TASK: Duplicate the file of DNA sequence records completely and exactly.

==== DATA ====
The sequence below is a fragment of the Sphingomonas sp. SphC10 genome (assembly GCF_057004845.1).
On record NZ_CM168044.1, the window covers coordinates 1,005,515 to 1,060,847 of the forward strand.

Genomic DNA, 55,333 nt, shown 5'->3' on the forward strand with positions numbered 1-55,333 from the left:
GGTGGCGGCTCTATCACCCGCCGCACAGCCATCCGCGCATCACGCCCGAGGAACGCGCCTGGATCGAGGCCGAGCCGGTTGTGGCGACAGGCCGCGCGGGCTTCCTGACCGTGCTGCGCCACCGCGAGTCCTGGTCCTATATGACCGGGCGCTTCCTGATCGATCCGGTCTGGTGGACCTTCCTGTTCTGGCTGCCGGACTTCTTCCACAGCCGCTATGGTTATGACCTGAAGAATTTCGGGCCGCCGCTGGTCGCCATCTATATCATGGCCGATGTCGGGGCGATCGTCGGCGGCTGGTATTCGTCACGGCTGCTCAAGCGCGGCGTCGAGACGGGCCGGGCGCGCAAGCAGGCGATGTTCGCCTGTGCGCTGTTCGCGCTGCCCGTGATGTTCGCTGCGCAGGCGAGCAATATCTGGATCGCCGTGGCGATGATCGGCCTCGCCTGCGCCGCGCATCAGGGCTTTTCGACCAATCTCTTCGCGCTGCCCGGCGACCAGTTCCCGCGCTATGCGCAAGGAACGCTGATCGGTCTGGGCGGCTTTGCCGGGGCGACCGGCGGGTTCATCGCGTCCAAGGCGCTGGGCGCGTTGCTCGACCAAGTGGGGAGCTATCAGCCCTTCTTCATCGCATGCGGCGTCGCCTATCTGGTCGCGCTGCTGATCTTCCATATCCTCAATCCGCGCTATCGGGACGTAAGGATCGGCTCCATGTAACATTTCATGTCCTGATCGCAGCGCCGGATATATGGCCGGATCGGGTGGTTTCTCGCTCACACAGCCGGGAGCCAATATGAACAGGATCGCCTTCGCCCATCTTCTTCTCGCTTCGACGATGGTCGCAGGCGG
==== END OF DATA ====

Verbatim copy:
The sequence below is a fragment of the Sphingomonas sp. SphC10 genome (assembly GCF_057004845.1).
On record NZ_CM168044.1, the window covers coordinates 1,005,515 to 1,060,847 of the forward strand.

Genomic DNA, 55,333 nt, shown 5'->3' on the forward strand with positions numbered 1-55,333 from the left:
GGTGGCGGCTCTATCACCCGCCGCACAGCCATCCGCGCATCACGCCCGAGGAACGCGCCTGGATCGAGGCCGAGCCGGTTGTGGCGACAGGCCGCGCGGGCTTCCTGACCGTGCTGCGCCACCGCGAGTCCTGGTCCTATATGACCGGGCGCTTCCTGATCGATCCGGTCTGGTGGACCTTCCTGTTCTGGCTGCCGGACTTCTTCCACAGCCGCTATGGTTATGACCTGAAGAATTTCGGGCCGCCGCTGGTCGCCATCTATATCATGGCCGATGTCGGGGCGATCGTCGGCGGCTGGTATTCGTCACGGCTGCTCAAGCGCGGCGTCGAGACGGGCCGGGCGCGCAAGCAGGCGATGTTCGCCTGTGCGCTGTTCGCGCTGCCCGTGATGTTCGCTGCGCAGGCGAGCAATATCTGGATCGCCGTGGCGATGATCGGCCTCGCCTGCGCCGCGCATCAGGGCTTTTCGACCAATCTCTTCGCGCTGCCCGGCGACCAGTTCCCGCGCTATGCGCAAGGAACGCTGATCGGTCTGGGCGGCTTTGCCGGGGCGACCGGCGGGTTCATCGCGTCCAAGGCGCTGGGCGCGTTGCTCGACCAAGTGGGGAGCTATCAGCCCTTCTTCATCGCATGCGGCGTCGCCTATCTGGTCGCGCTGCTGATCTTCCATATCCTCAATCCGCGCTATCGGGACGTAAGGATCGGCTCCATGTAACATTTCATGTCCTGATCGCAGCGCCGGATATATGGCCGGATCGGGTGGTTTCTCGCTCACACAGCCGGGAGCCAATATGAACAGGATCGCCTTCGCCCATCTTCTTCTCGCTTCGACGATGGTCGCAGGCGG